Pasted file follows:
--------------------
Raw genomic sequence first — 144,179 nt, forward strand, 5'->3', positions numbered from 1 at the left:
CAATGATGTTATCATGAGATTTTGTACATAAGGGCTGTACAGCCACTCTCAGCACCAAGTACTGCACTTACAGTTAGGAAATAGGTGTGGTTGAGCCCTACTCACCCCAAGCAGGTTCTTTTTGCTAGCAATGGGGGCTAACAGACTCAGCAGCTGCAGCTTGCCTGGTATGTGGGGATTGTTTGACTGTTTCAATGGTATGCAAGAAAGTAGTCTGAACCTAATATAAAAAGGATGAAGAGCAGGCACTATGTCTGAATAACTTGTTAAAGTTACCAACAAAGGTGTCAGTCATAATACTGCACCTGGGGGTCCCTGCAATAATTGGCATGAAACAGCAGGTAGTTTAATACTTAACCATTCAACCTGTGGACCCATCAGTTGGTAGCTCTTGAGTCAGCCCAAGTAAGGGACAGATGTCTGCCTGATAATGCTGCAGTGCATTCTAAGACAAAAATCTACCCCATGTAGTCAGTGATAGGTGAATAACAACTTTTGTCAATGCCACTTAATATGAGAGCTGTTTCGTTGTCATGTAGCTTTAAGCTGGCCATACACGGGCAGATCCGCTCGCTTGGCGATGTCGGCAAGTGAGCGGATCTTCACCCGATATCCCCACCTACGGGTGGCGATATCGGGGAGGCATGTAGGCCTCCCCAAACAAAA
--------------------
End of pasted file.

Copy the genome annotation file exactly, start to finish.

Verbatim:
Raw genomic sequence first — 144,179 nt, forward strand, 5'->3', positions numbered from 1 at the left:
CAATGATGTTATCATGAGATTTTGTACATAAGGGCTGTACAGCCACTCTCAGCACCAAGTACTGCACTTACAGTTAGGAAATAGGTGTGGTTGAGCCCTACTCACCCCAAGCAGGTTCTTTTTGCTAGCAATGGGGGCTAACAGACTCAGCAGCTGCAGCTTGCCTGGTATGTGGGGATTGTTTGACTGTTTCAATGGTATGCAAGAAAGTAGTCTGAACCTAATATAAAAAGGATGAAGAGCAGGCACTATGTCTGAATAACTTGTTAAAGTTACCAACAAAGGTGTCAGTCATAATACTGCACCTGGGGGTCCCTGCAATAATTGGCATGAAACAGCAGGTAGTTTAATACTTAACCATTCAACCTGTGGACCCATCAGTTGGTAGCTCTTGAGTCAGCCCAAGTAAGGGACAGATGTCTGCCTGATAATGCTGCAGTGCATTCTAAGACAAAAATCTACCCCATGTAGTCAGTGATAGGTGAATAACAACTTTTGTCAATGCCACTTAATATGAGAGCTGTTTCGTTGTCATGTAGCTTTAAGCTGGCCATACACGGGCAGATCCGCTCGCTTGGCGATGTCGGCAAGTGAGCGGATCTTCACCCGATATCCCCACCTACGGGTGGCGATATCGGGGAGGCATGTAGGCCTCCCCAAACAAAA